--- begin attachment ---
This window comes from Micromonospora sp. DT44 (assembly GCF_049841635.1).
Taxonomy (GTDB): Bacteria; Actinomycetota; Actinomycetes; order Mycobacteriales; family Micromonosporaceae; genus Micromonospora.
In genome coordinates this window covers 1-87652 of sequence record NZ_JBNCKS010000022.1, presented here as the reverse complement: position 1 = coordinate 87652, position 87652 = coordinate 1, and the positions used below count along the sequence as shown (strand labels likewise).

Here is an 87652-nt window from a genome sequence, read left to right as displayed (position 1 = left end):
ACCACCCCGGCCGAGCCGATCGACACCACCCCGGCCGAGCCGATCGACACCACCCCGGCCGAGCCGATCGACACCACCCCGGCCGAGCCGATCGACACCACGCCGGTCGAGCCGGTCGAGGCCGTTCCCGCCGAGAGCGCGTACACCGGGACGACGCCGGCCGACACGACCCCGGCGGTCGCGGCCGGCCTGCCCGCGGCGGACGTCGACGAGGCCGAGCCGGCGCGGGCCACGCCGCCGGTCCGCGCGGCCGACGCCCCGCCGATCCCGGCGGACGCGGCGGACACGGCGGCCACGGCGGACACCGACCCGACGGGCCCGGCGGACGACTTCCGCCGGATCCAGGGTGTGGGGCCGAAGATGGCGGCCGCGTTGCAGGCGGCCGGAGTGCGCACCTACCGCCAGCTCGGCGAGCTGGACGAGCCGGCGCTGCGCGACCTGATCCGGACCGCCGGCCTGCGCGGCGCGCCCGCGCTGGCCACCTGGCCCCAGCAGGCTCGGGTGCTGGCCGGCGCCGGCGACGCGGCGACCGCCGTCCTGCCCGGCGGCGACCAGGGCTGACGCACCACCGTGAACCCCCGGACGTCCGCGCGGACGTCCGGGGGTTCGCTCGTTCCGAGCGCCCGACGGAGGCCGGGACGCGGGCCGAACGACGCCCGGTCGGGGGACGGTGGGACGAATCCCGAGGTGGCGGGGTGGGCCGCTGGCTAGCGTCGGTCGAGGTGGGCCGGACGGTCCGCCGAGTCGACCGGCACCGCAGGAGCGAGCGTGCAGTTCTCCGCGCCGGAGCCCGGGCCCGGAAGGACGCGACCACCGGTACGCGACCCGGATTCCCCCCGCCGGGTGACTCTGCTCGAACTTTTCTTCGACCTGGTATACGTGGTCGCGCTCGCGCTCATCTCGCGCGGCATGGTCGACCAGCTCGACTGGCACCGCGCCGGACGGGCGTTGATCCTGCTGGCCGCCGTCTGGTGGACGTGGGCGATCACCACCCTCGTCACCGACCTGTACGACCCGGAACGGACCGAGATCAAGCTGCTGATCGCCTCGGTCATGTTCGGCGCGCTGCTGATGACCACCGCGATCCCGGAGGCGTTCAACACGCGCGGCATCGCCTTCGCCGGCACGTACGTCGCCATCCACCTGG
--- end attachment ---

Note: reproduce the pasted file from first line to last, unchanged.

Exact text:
This window comes from Micromonospora sp. DT44 (assembly GCF_049841635.1).
Taxonomy (GTDB): Bacteria; Actinomycetota; Actinomycetes; order Mycobacteriales; family Micromonosporaceae; genus Micromonospora.
In genome coordinates this window covers 1-87652 of sequence record NZ_JBNCKS010000022.1, presented here as the reverse complement: position 1 = coordinate 87652, position 87652 = coordinate 1, and the positions used below count along the sequence as shown (strand labels likewise).

Here is an 87652-nt window from a genome sequence, read left to right as displayed (position 1 = left end):
ACCACCCCGGCCGAGCCGATCGACACCACCCCGGCCGAGCCGATCGACACCACCCCGGCCGAGCCGATCGACACCACCCCGGCCGAGCCGATCGACACCACGCCGGTCGAGCCGGTCGAGGCCGTTCCCGCCGAGAGCGCGTACACCGGGACGACGCCGGCCGACACGACCCCGGCGGTCGCGGCCGGCCTGCCCGCGGCGGACGTCGACGAGGCCGAGCCGGCGCGGGCCACGCCGCCGGTCCGCGCGGCCGACGCCCCGCCGATCCCGGCGGACGCGGCGGACACGGCGGCCACGGCGGACACCGACCCGACGGGCCCGGCGGACGACTTCCGCCGGATCCAGGGTGTGGGGCCGAAGATGGCGGCCGCGTTGCAGGCGGCCGGAGTGCGCACCTACCGCCAGCTCGGCGAGCTGGACGAGCCGGCGCTGCGCGACCTGATCCGGACCGCCGGCCTGCGCGGCGCGCCCGCGCTGGCCACCTGGCCCCAGCAGGCTCGGGTGCTGGCCGGCGCCGGCGACGCGGCGACCGCCGTCCTGCCCGGCGGCGACCAGGGCTGACGCACCACCGTGAACCCCCGGACGTCCGCGCGGACGTCCGGGGGTTCGCTCGTTCCGAGCGCCCGACGGAGGCCGGGACGCGGGCCGAACGACGCCCGGTCGGGGGACGGTGGGACGAATCCCGAGGTGGCGGGGTGGGCCGCTGGCTAGCGTCGGTCGAGGTGGGCCGGACGGTCCGCCGAGTCGACCGGCACCGCAGGAGCGAGCGTGCAGTTCTCCGCGCCGGAGCCCGGGCCCGGAAGGACGCGACCACCGGTACGCGACCCGGATTCCCCCCGCCGGGTGACTCTGCTCGAACTTTTCTTCGACCTGGTATACGTGGTCGCGCTCGCGCTCATCTCGCGCGGCATGGTCGACCAGCTCGACTGGCACCGCGCCGGACGGGCGTTGATCCTGCTGGCCGCCGTCTGGTGGACGTGGGCGATCACCACCCTCGTCACCGACCTGTACGACCCGGAACGGACCGAGATCAAGCTGCTGATCGCCTCGGTCATGTTCGGCGCGCTGCTGATGACCACCGCGATCCCGGAGGCGTTCAACACGCGCGGCATCGCCTTCGCCGGCACGTACGTCGCCATCCACCTGG